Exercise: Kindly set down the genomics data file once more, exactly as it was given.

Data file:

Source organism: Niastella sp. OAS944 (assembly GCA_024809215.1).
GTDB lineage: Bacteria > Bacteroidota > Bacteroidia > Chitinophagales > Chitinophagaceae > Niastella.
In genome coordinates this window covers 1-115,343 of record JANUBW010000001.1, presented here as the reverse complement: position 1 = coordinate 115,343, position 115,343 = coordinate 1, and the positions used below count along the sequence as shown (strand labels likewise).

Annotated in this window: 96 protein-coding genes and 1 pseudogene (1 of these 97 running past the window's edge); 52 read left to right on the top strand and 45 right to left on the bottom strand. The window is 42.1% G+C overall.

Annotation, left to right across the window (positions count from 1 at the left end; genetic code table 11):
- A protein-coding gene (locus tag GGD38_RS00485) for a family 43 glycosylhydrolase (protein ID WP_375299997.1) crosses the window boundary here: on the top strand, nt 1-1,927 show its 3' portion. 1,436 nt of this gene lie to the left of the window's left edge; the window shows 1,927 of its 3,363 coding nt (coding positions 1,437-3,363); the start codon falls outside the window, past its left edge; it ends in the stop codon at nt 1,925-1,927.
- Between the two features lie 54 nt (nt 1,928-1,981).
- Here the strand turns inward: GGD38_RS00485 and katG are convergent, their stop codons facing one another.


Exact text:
Source organism: Niastella sp. OAS944 (assembly GCA_024809215.1).
GTDB lineage: Bacteria > Bacteroidota > Bacteroidia > Chitinophagales > Chitinophagaceae > Niastella.
In genome coordinates this window covers 1-115,343 of record JANUBW010000001.1, presented here as the reverse complement: position 1 = coordinate 115,343, position 115,343 = coordinate 1, and the positions used below count along the sequence as shown (strand labels likewise).

Annotated in this window: 96 protein-coding genes and 1 pseudogene (1 of these 97 running past the window's edge); 52 read left to right on the top strand and 45 right to left on the bottom strand. The window is 42.1% G+C overall.

Annotation, left to right across the window (positions count from 1 at the left end; genetic code table 11):
- A protein-coding gene (locus tag GGD38_RS00485) for a family 43 glycosylhydrolase (protein ID WP_375299997.1) crosses the window boundary here: on the top strand, nt 1-1,927 show its 3' portion. 1,436 nt of this gene lie to the left of the window's left edge; the window shows 1,927 of its 3,363 coding nt (coding positions 1,437-3,363); the start codon falls outside the window, past its left edge; it ends in the stop codon at nt 1,925-1,927.
- Between the two features lie 54 nt (nt 1,928-1,981).
- Here the strand turns inward: GGD38_RS00485 and katG are convergent, their stop codons facing one another.